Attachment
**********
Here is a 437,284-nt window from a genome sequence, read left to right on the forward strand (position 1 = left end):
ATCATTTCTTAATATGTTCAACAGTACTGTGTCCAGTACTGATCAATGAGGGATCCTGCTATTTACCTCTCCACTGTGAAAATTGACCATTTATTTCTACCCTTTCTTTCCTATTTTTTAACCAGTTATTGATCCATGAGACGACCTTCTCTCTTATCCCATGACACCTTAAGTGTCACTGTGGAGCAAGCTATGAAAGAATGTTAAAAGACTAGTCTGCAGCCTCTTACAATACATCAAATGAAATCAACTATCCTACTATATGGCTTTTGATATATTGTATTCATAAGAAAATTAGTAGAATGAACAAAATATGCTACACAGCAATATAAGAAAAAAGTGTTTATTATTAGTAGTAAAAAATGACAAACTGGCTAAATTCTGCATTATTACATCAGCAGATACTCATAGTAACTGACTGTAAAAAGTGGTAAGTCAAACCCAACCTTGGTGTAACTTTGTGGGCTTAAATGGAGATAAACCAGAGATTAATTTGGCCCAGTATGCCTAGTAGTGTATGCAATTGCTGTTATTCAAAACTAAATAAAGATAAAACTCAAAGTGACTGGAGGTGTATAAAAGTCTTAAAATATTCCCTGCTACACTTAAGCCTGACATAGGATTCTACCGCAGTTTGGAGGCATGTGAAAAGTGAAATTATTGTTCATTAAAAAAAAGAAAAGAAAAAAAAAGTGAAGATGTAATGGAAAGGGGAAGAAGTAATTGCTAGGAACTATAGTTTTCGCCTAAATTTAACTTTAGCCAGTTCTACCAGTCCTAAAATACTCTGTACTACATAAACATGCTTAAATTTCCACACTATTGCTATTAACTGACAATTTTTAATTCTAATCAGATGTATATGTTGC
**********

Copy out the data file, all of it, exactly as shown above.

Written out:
Here is a 437,284-nt window from a genome sequence, read left to right on the forward strand (position 1 = left end):
ATCATTTCTTAATATGTTCAACAGTACTGTGTCCAGTACTGATCAATGAGGGATCCTGCTATTTACCTCTCCACTGTGAAAATTGACCATTTATTTCTACCCTTTCTTTCCTATTTTTTAACCAGTTATTGATCCATGAGACGACCTTCTCTCTTATCCCATGACACCTTAAGTGTCACTGTGGAGCAAGCTATGAAAGAATGTTAAAAGACTAGTCTGCAGCCTCTTACAATACATCAAATGAAATCAACTATCCTACTATATGGCTTTTGATATATTGTATTCATAAGAAAATTAGTAGAATGAACAAAATATGCTACACAGCAATATAAGAAAAAAGTGTTTATTATTAGTAGTAAAAAATGACAAACTGGCTAAATTCTGCATTATTACATCAGCAGATACTCATAGTAACTGACTGTAAAAAGTGGTAAGTCAAACCCAACCTTGGTGTAACTTTGTGGGCTTAAATGGAGATAAACCAGAGATTAATTTGGCCCAGTATGCCTAGTAGTGTATGCAATTGCTGTTATTCAAAACTAAATAAAGATAAAACTCAAAGTGACTGGAGGTGTATAAAAGTCTTAAAATATTCCCTGCTACACTTAAGCCTGACATAGGATTCTACCGCAGTTTGGAGGCATGTGAAAAGTGAAATTATTGTTCATTAAAAAAAAGAAAAGAAAAAAAAAGTGAAGATGTAATGGAAAGGGGAAGAAGTAATTGCTAGGAACTATAGTTTTCGCCTAAATTTAACTTTAGCCAGTTCTACCAGTCCTAAAATACTCTGTACTACATAAACATGCTTAAATTTCCACACTATTGCTATTAACTGACAATTTTTAATTCTAATCAGATGTATATGTTGC